Where would we be without the wheel?

Though the wheel began in the form of the potters wheel around 3500BC it took ‘til somewhere around the sixth to fourth centuries BC for some very bright spark in Greece to come up with the wheelbarrow and the wheel has been transporting us wherever we want to go since, but are the days of a misspent youth, burning rubber, about to come to an end?

A number of ancient stone wheels

Since the dawn of the motoring age, cars, vans, lorries and almost every other mechanised wheeled vehicle has ridden on air-filled rubber, or pneumatic tyres as they are known.

This cushion of air plays a major part in giving a car a smooth and softer ride over a rough road and without it the vehicle, and its occupants or indeed a bike rider, would be shaken to bits.

Black and white photo of old car with a broken wheel

Now Michelin wants to turn more than a century of tradition upside down, tear up the rule book and put us on airless, rubberless tyres and if you’re asking why the answer is quite simple – safety, energy efficiency and making motoring green.

It has just unveiled a prototype design it’s working on in conjunction with General Motors and which it hopes to have on production cars within the next five years.

Called Uptis (Unique Puncture-Proof Tyre System), Michelin says it will eliminate the nuisance of a puncture and the danger of a high-speed blow out, it will make vehicles much more fuel efficient, which in the coming age of electric mobility this will be an ever more important feature of a car, and it will protect the environment from the quite incredible number of tyres which are scrapped every year due to wear or damage.

Michelin Uptis wheel and tyre combined

The figures behind Uptis are mind-bending.

Roughly one fifth, 20%, of the energy developed by the engine is absorbed by the tyres. The power has to overcome their rolling resistance, the friction between the rubber and the road, and the heat generated in the tyre takes energy that could otherwise be used just for pushing the car forward. If a new generation of a car could deliver 20% better fuel economy than its predecessor it would be hailed as a real breakthrough – and Michelin says Uptis has the potential to produce something approaching that.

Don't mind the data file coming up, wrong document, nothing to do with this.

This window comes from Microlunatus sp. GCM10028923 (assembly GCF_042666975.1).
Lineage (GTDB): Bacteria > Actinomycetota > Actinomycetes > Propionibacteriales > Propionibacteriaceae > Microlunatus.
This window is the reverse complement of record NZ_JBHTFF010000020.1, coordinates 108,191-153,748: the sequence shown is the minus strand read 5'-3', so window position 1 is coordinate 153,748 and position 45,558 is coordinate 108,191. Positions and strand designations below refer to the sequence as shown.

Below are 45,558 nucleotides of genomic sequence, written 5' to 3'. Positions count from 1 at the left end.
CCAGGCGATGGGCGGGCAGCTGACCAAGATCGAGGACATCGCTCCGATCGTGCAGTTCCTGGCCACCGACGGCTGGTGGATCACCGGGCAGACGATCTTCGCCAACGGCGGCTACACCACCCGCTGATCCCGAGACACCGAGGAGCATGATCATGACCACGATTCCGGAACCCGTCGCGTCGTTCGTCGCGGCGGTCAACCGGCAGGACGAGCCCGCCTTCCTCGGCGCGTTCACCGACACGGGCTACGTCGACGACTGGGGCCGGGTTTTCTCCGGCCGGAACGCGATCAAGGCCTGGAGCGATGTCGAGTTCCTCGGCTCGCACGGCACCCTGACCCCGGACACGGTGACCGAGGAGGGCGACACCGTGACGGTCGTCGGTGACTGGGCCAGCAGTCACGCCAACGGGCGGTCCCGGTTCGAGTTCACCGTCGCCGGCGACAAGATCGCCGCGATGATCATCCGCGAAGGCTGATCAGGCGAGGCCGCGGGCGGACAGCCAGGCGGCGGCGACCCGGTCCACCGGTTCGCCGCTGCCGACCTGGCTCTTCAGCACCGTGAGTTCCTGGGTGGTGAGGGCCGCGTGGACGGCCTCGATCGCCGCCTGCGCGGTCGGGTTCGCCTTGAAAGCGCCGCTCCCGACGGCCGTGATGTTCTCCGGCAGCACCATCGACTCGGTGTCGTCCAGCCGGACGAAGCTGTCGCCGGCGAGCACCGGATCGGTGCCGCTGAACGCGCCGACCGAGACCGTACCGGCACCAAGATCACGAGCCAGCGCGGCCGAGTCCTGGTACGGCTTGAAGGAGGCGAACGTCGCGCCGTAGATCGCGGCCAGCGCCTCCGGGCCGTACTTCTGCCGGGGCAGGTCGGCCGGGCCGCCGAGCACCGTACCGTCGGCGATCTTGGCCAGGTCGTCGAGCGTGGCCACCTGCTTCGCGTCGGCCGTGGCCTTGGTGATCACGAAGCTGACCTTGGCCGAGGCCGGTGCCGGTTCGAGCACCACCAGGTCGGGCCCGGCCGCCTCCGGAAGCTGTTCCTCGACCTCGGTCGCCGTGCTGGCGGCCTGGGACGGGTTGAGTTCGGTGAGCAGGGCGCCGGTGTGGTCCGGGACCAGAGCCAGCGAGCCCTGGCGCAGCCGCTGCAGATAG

And it’s not just the amount of energy used when the vehicle’s being driven. Using its own figures and extrapolated globally, Michelin reckons 200 million tyres are scrapped prematurely every year because of punctures, other damage or wear caused by being inflated to the wrong air pressure.

If 200 million tyres a year are being scrapped that means 200 million are being made to replace them, each one taking natural resources and energy to make and deliver to the point of sale.

How does Uptis work?

Well, 15 years ago Michelin began developing a concept it called ‘the tweel’, tyre and wheel combined, where the spokes carry the weight. That worked to a point, but Uptis goes many stages further and is entirely suitable for mainstream family cars thanks to its structure and the materials it’s made from. It has a composite rubber and proprietary, high-strength resin embedded fiberglass structure around an aluminium wheel.

They key to its commercial success is making sure it provides the same grip and ride comfort as a current tyre and Michelin says that drivers probably wouldn’t be able to tell the difference. They say it’s comparable to the ride given by one of today’s run-flat tyres which have reinforced sidewalls to take the weight of the car after a puncture.

It is widely accepted that the age of electrified, possibly self-driving and certainly more web-connected cars will bring with it completely new technology and designs. Well, this is one of them…and it could be on cars by 2024.

Red GM car driving on Uptis tyre/wheel


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